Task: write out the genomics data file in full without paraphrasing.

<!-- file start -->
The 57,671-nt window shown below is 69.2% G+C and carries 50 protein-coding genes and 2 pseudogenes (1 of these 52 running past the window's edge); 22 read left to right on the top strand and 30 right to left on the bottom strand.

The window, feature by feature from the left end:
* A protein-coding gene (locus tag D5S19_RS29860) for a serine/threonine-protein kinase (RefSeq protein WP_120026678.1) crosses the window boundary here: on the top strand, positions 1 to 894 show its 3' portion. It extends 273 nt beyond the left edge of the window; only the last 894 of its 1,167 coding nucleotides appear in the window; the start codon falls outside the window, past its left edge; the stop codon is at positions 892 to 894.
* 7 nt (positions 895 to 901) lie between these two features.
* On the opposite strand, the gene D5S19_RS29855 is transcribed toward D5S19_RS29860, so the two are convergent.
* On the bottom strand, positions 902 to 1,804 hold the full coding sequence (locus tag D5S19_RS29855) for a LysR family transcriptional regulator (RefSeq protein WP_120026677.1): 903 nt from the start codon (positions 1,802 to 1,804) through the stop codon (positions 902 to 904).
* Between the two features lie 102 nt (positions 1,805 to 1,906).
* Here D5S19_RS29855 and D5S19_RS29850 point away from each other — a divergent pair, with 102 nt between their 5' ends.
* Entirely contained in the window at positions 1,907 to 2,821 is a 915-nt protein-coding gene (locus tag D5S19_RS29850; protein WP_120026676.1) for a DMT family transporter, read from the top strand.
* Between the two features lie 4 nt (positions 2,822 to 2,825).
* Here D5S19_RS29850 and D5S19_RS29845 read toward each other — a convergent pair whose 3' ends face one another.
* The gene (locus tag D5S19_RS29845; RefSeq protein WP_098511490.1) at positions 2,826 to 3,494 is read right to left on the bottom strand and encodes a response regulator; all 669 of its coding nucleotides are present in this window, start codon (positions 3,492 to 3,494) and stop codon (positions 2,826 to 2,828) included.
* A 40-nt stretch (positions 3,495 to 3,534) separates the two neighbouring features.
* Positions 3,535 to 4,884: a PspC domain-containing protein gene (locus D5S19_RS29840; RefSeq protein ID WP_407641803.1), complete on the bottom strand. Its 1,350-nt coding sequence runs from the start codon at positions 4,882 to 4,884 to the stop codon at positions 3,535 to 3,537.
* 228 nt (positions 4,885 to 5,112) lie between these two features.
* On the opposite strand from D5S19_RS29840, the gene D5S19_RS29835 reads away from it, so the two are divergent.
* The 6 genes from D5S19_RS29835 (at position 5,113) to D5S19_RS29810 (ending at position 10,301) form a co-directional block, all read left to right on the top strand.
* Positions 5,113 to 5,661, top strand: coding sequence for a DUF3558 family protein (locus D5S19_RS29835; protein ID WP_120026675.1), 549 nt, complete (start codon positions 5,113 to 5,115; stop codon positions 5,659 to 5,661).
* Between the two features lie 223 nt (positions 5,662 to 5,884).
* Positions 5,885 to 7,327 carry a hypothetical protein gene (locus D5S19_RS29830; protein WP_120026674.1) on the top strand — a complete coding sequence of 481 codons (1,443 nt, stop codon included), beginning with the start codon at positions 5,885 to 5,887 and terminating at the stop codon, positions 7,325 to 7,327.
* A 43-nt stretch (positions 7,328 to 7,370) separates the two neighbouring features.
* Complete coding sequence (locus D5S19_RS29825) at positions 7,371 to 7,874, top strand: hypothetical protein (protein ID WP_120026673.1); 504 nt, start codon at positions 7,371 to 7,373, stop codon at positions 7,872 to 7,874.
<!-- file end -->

The 57,671-nt window shown below is 69.2% G+C and carries 50 protein-coding genes and 2 pseudogenes (1 of these 52 running past the window's edge); 22 read left to right on the top strand and 30 right to left on the bottom strand.

The window, feature by feature from the left end:
* A protein-coding gene (locus tag D5S19_RS29860) for a serine/threonine-protein kinase (RefSeq protein WP_120026678.1) crosses the window boundary here: on the top strand, positions 1 to 894 show its 3' portion. It extends 273 nt beyond the left edge of the window; only the last 894 of its 1,167 coding nucleotides appear in the window; the start codon falls outside the window, past its left edge; the stop codon is at positions 892 to 894.
* 7 nt (positions 895 to 901) lie between these two features.
* On the opposite strand, the gene D5S19_RS29855 is transcribed toward D5S19_RS29860, so the two are convergent.
* On the bottom strand, positions 902 to 1,804 hold the full coding sequence (locus tag D5S19_RS29855) for a LysR family transcriptional regulator (RefSeq protein WP_120026677.1): 903 nt from the start codon (positions 1,802 to 1,804) through the stop codon (positions 902 to 904).
* Between the two features lie 102 nt (positions 1,805 to 1,906).
* Here D5S19_RS29855 and D5S19_RS29850 point away from each other — a divergent pair, with 102 nt between their 5' ends.
* Entirely contained in the window at positions 1,907 to 2,821 is a 915-nt protein-coding gene (locus tag D5S19_RS29850; protein WP_120026676.1) for a DMT family transporter, read from the top strand.
* Between the two features lie 4 nt (positions 2,822 to 2,825).
* Here D5S19_RS29850 and D5S19_RS29845 read toward each other — a convergent pair whose 3' ends face one another.
* The gene (locus tag D5S19_RS29845; RefSeq protein WP_098511490.1) at positions 2,826 to 3,494 is read right to left on the bottom strand and encodes a response regulator; all 669 of its coding nucleotides are present in this window, start codon (positions 3,492 to 3,494) and stop codon (positions 2,826 to 2,828) included.
* A 40-nt stretch (positions 3,495 to 3,534) separates the two neighbouring features.
* Positions 3,535 to 4,884: a PspC domain-containing protein gene (locus D5S19_RS29840; RefSeq protein ID WP_407641803.1), complete on the bottom strand. Its 1,350-nt coding sequence runs from the start codon at positions 4,882 to 4,884 to the stop codon at positions 3,535 to 3,537.
* 228 nt (positions 4,885 to 5,112) lie between these two features.
* On the opposite strand from D5S19_RS29840, the gene D5S19_RS29835 reads away from it, so the two are divergent.
* The 6 genes from D5S19_RS29835 (at position 5,113) to D5S19_RS29810 (ending at position 10,301) form a co-directional block, all read left to right on the top strand.
* Positions 5,113 to 5,661, top strand: coding sequence for a DUF3558 family protein (locus D5S19_RS29835; protein ID WP_120026675.1), 549 nt, complete (start codon positions 5,113 to 5,115; stop codon positions 5,659 to 5,661).
* Between the two features lie 223 nt (positions 5,662 to 5,884).
* Positions 5,885 to 7,327 carry a hypothetical protein gene (locus D5S19_RS29830; protein WP_120026674.1) on the top strand — a complete coding sequence of 481 codons (1,443 nt, stop codon included), beginning with the start codon at positions 5,885 to 5,887 and terminating at the stop codon, positions 7,325 to 7,327.
* A 43-nt stretch (positions 7,328 to 7,370) separates the two neighbouring features.
* Complete coding sequence (locus D5S19_RS29825) at positions 7,371 to 7,874, top strand: hypothetical protein (protein ID WP_120026673.1); 504 nt, start codon at positions 7,371 to 7,373, stop codon at positions 7,872 to 7,874.